Monday, October 27, 2008

Political Media

Where do viewers watch?

AC Nielsen and the Hollywood Reporter recently published some media consumption habits in the battle ground states by voter registration. Most of the commentary is about the media buying strategies of the campaigns. The last sentence is:
“Ads contribute to the overall narrative of the campaign and can
be used effectively as a tactical tool to shape press coverage,” he
said. “But overall, a lot of money is wasted.”

Given the nature of politics, it is unclear what 'wasted' might mean. Does an ad change a given vote (a direct response mind-set)? Probably not. Does a continuous presence affect tone and preference (a branding mind-set)? Possibly.

Are large TV buys the fastest way to spend money - yes.

Some tidbits: The networks that skewed one way or the other (index of viewership compared to average).
Republicans: Speed and Fox News
Democrats: BET and VH1
Independents: Speed and CNBC

And yes republicans lean toward Fox as a source of news (+48) while Democrats decidedly do not pay attention to same stories (-28).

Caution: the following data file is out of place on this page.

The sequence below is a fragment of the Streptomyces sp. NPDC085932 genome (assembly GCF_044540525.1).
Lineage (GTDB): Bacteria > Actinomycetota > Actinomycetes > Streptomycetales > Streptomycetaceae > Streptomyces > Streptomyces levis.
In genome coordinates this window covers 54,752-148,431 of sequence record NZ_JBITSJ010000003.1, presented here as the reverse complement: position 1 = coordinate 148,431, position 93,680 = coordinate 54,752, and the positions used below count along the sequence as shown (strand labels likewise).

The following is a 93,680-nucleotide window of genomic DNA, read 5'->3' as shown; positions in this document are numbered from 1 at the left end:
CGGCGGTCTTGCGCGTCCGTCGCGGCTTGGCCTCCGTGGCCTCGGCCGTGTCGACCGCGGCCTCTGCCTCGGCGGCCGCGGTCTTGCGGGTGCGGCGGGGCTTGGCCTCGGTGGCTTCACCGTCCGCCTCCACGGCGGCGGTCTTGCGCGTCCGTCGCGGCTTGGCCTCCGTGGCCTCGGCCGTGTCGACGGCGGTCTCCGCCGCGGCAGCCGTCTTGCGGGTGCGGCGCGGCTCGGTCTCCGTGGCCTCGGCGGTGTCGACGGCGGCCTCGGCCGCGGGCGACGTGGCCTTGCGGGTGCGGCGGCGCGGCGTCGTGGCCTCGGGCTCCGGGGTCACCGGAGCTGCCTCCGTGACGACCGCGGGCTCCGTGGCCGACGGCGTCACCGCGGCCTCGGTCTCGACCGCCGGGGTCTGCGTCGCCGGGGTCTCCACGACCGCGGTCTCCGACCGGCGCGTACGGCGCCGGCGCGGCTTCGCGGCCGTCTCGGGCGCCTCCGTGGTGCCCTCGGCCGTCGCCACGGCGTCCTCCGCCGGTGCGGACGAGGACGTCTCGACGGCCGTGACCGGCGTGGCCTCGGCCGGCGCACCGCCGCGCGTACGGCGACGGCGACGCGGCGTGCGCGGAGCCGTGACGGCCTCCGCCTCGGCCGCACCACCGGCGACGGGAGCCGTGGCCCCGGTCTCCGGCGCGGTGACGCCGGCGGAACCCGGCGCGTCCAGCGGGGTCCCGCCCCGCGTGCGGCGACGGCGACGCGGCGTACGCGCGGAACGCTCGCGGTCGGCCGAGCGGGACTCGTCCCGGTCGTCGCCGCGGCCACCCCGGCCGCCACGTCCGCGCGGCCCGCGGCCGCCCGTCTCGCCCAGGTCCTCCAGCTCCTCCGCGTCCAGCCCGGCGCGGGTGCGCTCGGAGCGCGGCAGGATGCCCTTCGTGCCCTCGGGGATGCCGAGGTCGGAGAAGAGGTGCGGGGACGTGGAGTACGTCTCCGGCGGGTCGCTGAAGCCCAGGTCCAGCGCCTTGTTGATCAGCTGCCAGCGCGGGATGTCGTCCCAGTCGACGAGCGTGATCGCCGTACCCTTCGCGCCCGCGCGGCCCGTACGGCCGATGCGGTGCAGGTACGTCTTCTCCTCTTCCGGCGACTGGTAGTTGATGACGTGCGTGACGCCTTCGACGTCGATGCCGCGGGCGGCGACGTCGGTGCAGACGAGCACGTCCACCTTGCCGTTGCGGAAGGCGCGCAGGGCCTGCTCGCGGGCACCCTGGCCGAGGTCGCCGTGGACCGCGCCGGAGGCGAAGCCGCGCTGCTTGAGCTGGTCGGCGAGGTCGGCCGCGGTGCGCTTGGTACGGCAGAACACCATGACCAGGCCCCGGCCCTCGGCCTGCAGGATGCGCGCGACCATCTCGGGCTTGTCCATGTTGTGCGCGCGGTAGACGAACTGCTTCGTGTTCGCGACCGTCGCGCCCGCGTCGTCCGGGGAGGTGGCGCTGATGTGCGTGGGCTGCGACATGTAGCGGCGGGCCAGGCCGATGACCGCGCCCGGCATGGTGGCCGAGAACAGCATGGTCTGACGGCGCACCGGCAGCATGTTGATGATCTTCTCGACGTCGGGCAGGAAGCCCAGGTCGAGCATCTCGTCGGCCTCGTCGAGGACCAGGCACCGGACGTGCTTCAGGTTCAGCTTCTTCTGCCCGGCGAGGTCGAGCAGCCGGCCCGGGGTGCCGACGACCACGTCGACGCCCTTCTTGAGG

Note: registration may be required to see the THR article.

Wednesday, October 22, 2008

Social Media and Counterknowledge

What is the biggest challenge of social media?

Stepping back from the marketing and social media question for a moment and thinking about the spread of information in general then the rapid diffusion and adoption of ideas has to be one of the greatest benefits of social media.

However, the distribution of 'misinformation packaged as fact', or what Damian Thompson defines as Counterknowledge in the book of the same name, may be one of the biggest downsides. In the past pseudo-history, quack medicine, and bogus science lived among the "cultic milieu" at the edge of society where it was tolerated and contained because the structure of society worked to weed out the riffraff. However, with the removal of hierarchy in our daily lives (school, church, jobs, government) we no longer rely on others to tell us what to believe but adopt ideas as part of our own brand. Thus the burden of proof, if one is even required anymore, now falls on the individual.

Social media, with penetration getting well beyond any tipping point, makes the transfer of ideas both meteoric, morphable and unfortunately too often presumed as 'true'. The result is the increased repeating of ideas and opinions based on facts that aren't facts. Example: pretty much any negative political campaign leverages counterknowledge.